[CentOS] again, nic driver order

Rob Townley rob.townley at gmail.com
Sun Nov 29 08:27:43 UTC 2009


On Sat, Nov 28, 2009 at 2:55 PM, Ross Walker <rswwalker at gmail.com> wrote:
> On Nov 28, 2009, at 3:10 PM, Les Mikesell <lesmikesell at gmail.com> wrote:
>
>> Tom H wrote:
>>>>>> Digging around google a bit more I came up with different rules,
>>>>>> and
>>>>>> fingers crossed, they seem to work!
>>>>>> SUBSYSTEM=="net", SYSFS{address}=="00:1b:21:4d:c3:e8", NAME="eth0"
>>>>>> # pro/1000gt
>>>>>> SUBSYSTEM=="net", SYSFS{address}=="00:e0:81:b5:7a:30", NAME="eth1"
>>>>>> # internal 1
>>>>>> SUBSYSTEM=="net", SYSFS{address}=="00:e0:81:b5:7a:31", NAME="eth2"
>>>>>> # internal 2
>>>
>>>> Don't touch udev, expecting admins to write udev rules for network
>>>> interface binding is just not realistic. Udev rules are meant to be
>>>> static across hardware reconfigurations while ifcfg files are
>>>> meant to
>>>> be modified to suit your current configuration.
>>>
>>>> Use HWADDR="00:1b:21:4d:c3:e8" in the ifcfg files along with
>>>> NAME=eth0
>>>> for eth0 and so on.
>>>
>>> I read a while ago that udev overrode ifcfg-* settings so I did a
>>> clean install of 5.4 and changed:
>>> ifcfg-eth0 to ifcfg-eth9 (file name)
>>> eth0 to eth9 (inside the file)
>>> the last number of the HWADDR line
>>
>> Do you mean that you changed the HWADDR line so it no longer matched
>> the actual
>> nic mac address?  In that case, you shouldn't expect it to work.
>>
>>> The nic came up as eth0 with the old/original mac address after a
>>> reboot.
>>>
>>> So we unfortunately have to write udev rules when we have nic
>>> naming problems...
>>
>> I think the ifcfg-eth? files work when they match the nic mac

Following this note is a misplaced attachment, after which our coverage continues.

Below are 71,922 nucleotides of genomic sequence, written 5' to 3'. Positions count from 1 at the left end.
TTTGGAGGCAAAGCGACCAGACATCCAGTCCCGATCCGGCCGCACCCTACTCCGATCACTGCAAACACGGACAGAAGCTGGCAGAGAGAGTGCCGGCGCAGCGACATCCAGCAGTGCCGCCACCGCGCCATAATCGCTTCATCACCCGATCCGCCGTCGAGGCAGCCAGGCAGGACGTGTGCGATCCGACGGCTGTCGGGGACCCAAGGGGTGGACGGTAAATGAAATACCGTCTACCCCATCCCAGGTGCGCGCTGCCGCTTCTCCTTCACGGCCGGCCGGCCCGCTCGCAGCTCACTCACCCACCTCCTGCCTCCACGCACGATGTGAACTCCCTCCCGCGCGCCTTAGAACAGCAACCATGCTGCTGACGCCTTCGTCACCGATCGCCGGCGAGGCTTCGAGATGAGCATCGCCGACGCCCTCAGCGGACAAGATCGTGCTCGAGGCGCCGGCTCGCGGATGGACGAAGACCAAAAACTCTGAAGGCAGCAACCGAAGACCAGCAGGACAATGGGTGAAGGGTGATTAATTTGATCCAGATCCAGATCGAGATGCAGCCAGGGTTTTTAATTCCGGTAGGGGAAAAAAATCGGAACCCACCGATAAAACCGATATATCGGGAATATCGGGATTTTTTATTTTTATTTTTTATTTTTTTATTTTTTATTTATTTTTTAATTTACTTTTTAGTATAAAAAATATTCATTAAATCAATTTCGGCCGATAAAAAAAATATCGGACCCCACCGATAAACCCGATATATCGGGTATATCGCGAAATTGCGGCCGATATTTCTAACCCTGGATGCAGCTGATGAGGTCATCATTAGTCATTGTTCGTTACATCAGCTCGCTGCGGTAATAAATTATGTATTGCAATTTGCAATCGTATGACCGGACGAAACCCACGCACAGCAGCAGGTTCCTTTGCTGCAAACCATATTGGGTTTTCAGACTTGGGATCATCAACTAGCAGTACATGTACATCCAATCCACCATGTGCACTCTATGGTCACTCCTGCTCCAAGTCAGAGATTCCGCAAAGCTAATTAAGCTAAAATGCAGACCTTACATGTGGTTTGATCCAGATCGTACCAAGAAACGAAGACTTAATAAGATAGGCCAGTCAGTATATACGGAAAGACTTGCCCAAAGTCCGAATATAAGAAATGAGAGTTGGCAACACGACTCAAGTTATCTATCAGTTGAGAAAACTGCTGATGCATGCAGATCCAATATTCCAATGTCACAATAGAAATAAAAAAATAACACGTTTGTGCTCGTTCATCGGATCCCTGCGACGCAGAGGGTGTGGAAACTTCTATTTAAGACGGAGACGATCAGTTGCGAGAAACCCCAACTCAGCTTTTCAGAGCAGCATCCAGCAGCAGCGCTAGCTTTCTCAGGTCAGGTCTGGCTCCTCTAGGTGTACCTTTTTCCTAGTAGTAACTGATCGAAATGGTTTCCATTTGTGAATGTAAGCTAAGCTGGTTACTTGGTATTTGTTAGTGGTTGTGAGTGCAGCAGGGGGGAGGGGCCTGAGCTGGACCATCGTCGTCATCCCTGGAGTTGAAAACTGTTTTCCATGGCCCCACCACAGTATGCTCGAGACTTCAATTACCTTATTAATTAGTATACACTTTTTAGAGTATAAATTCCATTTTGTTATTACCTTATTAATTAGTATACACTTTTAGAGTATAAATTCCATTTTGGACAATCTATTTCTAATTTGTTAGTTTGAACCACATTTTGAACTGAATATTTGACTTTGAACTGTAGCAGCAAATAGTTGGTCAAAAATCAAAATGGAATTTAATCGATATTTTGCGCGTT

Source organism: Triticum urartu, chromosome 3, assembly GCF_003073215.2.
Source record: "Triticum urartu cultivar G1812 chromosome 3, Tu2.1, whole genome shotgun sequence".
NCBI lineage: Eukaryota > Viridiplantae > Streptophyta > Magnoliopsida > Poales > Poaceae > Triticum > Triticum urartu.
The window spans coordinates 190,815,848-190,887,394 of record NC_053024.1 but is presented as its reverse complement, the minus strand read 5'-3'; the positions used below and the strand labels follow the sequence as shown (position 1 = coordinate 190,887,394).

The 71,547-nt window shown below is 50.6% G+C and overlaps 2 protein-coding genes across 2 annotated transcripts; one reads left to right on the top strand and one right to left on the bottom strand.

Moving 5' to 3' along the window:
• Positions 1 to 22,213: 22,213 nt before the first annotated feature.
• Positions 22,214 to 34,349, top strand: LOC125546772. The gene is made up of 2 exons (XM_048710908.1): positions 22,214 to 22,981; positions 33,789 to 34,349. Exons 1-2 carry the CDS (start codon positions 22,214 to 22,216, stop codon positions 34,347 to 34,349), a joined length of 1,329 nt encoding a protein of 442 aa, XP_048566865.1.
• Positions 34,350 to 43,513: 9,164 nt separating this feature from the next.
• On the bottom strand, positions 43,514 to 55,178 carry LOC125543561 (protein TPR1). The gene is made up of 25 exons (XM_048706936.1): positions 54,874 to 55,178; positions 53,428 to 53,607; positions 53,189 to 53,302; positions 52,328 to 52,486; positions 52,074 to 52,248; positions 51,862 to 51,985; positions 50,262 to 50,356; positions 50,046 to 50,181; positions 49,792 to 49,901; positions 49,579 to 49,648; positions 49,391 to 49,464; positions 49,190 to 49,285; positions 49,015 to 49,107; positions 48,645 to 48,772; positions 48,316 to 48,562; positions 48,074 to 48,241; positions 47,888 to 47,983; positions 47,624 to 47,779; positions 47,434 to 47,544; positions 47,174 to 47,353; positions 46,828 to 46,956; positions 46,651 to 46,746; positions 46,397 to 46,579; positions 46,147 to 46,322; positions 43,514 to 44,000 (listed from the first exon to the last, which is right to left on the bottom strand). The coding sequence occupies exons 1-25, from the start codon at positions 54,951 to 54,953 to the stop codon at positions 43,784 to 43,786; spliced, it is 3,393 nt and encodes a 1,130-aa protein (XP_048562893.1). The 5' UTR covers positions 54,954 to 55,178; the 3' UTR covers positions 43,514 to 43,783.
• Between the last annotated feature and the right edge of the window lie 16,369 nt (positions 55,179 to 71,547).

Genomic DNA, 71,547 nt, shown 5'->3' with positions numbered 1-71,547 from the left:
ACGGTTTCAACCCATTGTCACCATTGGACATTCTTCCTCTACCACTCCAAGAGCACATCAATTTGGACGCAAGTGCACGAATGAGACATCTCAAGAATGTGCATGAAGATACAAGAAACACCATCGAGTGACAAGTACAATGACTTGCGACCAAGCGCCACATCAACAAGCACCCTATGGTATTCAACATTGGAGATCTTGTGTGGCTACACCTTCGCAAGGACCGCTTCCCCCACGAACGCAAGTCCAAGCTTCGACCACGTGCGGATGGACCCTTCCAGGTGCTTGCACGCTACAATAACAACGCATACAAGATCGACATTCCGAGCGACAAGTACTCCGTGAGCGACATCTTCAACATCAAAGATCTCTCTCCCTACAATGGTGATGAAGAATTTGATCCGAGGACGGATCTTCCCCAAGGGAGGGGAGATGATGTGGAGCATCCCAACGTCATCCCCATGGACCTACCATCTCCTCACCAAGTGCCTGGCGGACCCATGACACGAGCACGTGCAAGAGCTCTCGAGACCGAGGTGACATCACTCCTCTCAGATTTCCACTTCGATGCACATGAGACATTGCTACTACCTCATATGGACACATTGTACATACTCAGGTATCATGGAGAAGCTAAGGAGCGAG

>> addresses.  They
>> may have to all match for any of them to work, though.  I've seen
>> some cases
>> where they all get renamed with a .bak extension and new ones are
>> created but I
>> don't know what triggers that.
>
> Usually a new kernel that forces a regeneration of the hwconf.
>
> There was a kernel update maybe the move from C4 to C5 which caused
> grief with Dell hardware, where it reversed the order Broadcom devices
> are detected, still does and needs manual swapping around after install.
>
> -Ross
>
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NIC ordering is a problem. Some say it is the multi cpu, some say bad
BIOS, some say MAC address ordering is better, some say PCI bus
enumeration is better.  The netdev mailing list has had a long running
discussion on this issue.  The CTO of Dell and members of HP along
with others are / were active participants.  Part of the problem is
that an alias name may not be available to the kernel.

Dell has their own software to bring determinism to NIC ordering.
http://linux.dell.com/papers.shtml

One of Dell's programmers has proposed changing Anaconda to let you
choose at installation time the NIC naming convention:

We have been having discussions in the netdev list about creating
multiple names for the network interfaces to bring determinism into
the way network interfaces are named in the OSes. In specific, "eth0
in the OS does not always map to the integrated NIC Gb1 as labelled on
the chassis".

http://marc.info/?l=linux-netdev&m=125510301513312&w=2 - (Re: PATCH:
Network Device Naming mechanism and policy)
http://marc.info/?l=linux-netdev&m=125619338904322&w=2 - ([PATCH]
udev: create empty regular files to represent net)


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